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Suburban commuters were furious this week as Metro’s Red Line, one of the main ways Marylanders travel into DC for work, suffered morning rush hour delays on two separate occasions. Both of these delays were caused by problems on the Shady Grove arm of the Red Line, meaning commuters coming from Glenmont who switched trains or commuted early were largely spared the problems on the other end of the line.
On Sept. 30, a cracked rail near Dupont Circle caused the Red Line to single track from Van Ness-UDC to Dupont Circle. This, in turn, led to crammed trains, trains bypassing stations altogether, and overall large delays for a large number of commuters coming from suburban Montgomery County into DC. The delay was made worse by timing— the rail cracked in the morning, as morning rush hour into the city began to pick up. The higher volume and technical difficulties made what was already a frustrating situation absolutely infuriating.
People took to Twitter to voice their problems. The most popular anti-WMATA account is @unsuckdcmetro , and other people resorted to using hashtags or even tweeting at Metro’s official twitter. Many of these tweets on Tuesday had pictures- I’ve collected a few below to show you.
Twitter outrage was so voluminous that unsuckdcmetro actually trended nationally on the morning of Sept. 30. The failures were particularly galling to commuters considering the timing and considering that the Red Line has been, for much of the past months, been undergoing extensive renovations that slow down weekend service considerably. Furthermore, even in cases of delays, Metro does not often offer refunds, meaning late commuters still have to pay for their long, frustrating slog whether or not the service was up to standard.
The backlash also prompted WMATA to set up a survey to try and ascertain the opinion of their consumers, and to ask how to improve service. The survey is now deactivated, but screen captures were posted to Twitter, often prompting mocking answers by still-bitter consumers.
Today, the Red Line suffered another rush hour catastrophe on the same side of the line as yesterday’s cracked rail. This time, a disabled train outside of Van Ness-UDC caused single tracking between Friendship Heights and that station. There were also problems with a disabled train near Takoma, and the ever-constant scourge of dysfunctional escalators Once again, the vital lifeline between the Maryland suburbs and busy areas like K Street and Dupont Circle was blocked. And once again, people got very vocal and fairly angry. Here are some of today’s tweets highlighting this morning’s rush hour delays:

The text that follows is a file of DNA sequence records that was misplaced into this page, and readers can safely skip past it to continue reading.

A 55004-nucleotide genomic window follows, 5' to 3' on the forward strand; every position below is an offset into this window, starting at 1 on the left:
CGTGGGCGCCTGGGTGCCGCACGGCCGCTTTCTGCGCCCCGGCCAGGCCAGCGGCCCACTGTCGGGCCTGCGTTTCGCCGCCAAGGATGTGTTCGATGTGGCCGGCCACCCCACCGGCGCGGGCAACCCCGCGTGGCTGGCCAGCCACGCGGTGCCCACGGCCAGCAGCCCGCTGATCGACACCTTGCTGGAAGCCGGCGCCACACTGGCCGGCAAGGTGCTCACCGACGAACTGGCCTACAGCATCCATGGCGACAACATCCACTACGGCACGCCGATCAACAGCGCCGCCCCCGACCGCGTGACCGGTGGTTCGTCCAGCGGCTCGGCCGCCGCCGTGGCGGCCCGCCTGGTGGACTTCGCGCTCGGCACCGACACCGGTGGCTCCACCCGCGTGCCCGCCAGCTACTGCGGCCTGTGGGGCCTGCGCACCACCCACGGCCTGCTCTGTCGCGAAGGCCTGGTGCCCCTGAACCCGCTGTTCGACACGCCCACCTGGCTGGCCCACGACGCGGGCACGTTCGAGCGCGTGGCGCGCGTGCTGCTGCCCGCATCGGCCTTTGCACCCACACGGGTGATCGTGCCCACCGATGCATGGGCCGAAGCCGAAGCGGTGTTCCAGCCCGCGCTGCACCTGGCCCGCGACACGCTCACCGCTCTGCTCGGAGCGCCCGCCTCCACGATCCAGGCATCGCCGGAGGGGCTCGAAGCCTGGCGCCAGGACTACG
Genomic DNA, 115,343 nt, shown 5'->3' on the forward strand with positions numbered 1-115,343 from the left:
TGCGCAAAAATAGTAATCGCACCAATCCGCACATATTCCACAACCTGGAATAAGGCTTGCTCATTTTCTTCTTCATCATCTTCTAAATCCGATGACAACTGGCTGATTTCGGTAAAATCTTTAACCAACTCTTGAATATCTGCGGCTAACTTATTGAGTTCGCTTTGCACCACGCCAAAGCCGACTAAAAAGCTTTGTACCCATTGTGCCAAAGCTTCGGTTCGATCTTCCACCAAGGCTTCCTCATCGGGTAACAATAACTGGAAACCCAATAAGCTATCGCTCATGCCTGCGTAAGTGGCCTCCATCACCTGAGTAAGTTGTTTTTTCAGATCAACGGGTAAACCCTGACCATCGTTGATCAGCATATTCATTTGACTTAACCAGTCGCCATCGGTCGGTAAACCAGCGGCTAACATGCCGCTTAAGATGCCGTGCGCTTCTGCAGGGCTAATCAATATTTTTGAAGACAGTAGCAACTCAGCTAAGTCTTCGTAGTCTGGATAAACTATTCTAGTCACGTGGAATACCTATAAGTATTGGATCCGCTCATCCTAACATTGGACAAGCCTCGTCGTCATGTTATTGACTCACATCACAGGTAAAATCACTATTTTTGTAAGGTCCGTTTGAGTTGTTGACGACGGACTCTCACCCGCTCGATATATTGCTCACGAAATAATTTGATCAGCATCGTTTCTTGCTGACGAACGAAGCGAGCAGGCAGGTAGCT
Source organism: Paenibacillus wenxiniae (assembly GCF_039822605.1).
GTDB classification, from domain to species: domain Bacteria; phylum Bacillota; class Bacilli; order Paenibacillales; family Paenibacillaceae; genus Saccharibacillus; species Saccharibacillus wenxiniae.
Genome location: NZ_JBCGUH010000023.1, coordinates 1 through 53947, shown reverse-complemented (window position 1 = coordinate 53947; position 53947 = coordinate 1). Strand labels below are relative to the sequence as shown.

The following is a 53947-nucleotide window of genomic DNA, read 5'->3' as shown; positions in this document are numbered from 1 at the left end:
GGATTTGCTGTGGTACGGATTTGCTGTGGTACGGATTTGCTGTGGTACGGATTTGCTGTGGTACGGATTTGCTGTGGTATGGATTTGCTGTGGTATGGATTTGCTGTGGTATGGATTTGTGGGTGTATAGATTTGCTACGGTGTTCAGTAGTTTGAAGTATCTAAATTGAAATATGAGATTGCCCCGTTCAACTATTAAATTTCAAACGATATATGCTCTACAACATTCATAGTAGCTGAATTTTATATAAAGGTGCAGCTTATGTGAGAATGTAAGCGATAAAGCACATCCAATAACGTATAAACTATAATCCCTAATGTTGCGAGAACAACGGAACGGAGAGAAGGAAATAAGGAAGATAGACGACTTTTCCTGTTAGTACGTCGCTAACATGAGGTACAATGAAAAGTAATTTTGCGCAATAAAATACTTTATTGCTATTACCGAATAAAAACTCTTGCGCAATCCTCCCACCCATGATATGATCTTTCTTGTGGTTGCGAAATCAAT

There is not yet word as to whether or not Metro will release another survey to deal with today’s delays.
As a consumer of Metro, and furthermore as a Maryland resident who uses the Red Line daily for work, I obviously sympathize with the disgust of these commuters. WMATA, which has a convenient monopoly on public transportation into the city, is constantly beset by more repairs, more delays and worst of all higher prices. These delays come at crucial times during the day, and come after recent price hikes to help pay for repairs and the Silver Line. Even the resumption of automatic train operation won’t be able to fix the fact that the Metro has a habit of failing its customers time and time again.
I got lucky this week, because I ride the Glenmont side of the Red Line to Ft. Totten, where I then bypassed the Red Line altogether by hopping on the Yellow Line. Others, many of whom work in the center of the city and have to get off at Farragut North, Dupont Circle, Metro Center or Gallery Place, do not have such a luxury, particularly because repercussions of delays elsewhere on the line often cause backups as far as Northeast DC (the stops located after Ft. Totten, like NoMa-Gallaudet and Rhode Island Ave).
These constant delays and repairs raise a number of challenging questions to WMATA. For one, Muriel Bowser, mayoral frontrunner and Democratic candidate, had served time on the Metro board. DC has also raised the idea of the Olympics, which would disrupt an already-shaky commute and which would clog our transportation to the breaking point.
To commuters like me, and thousands more, Metro’s higher prices and inconsistent service provide just as much frustration as the Beltway does to those of drive. The heart of the country’s government should not have to be clogged with the bad cholesterol of technical issues and incompetence.
Featured image is from Shutterstock
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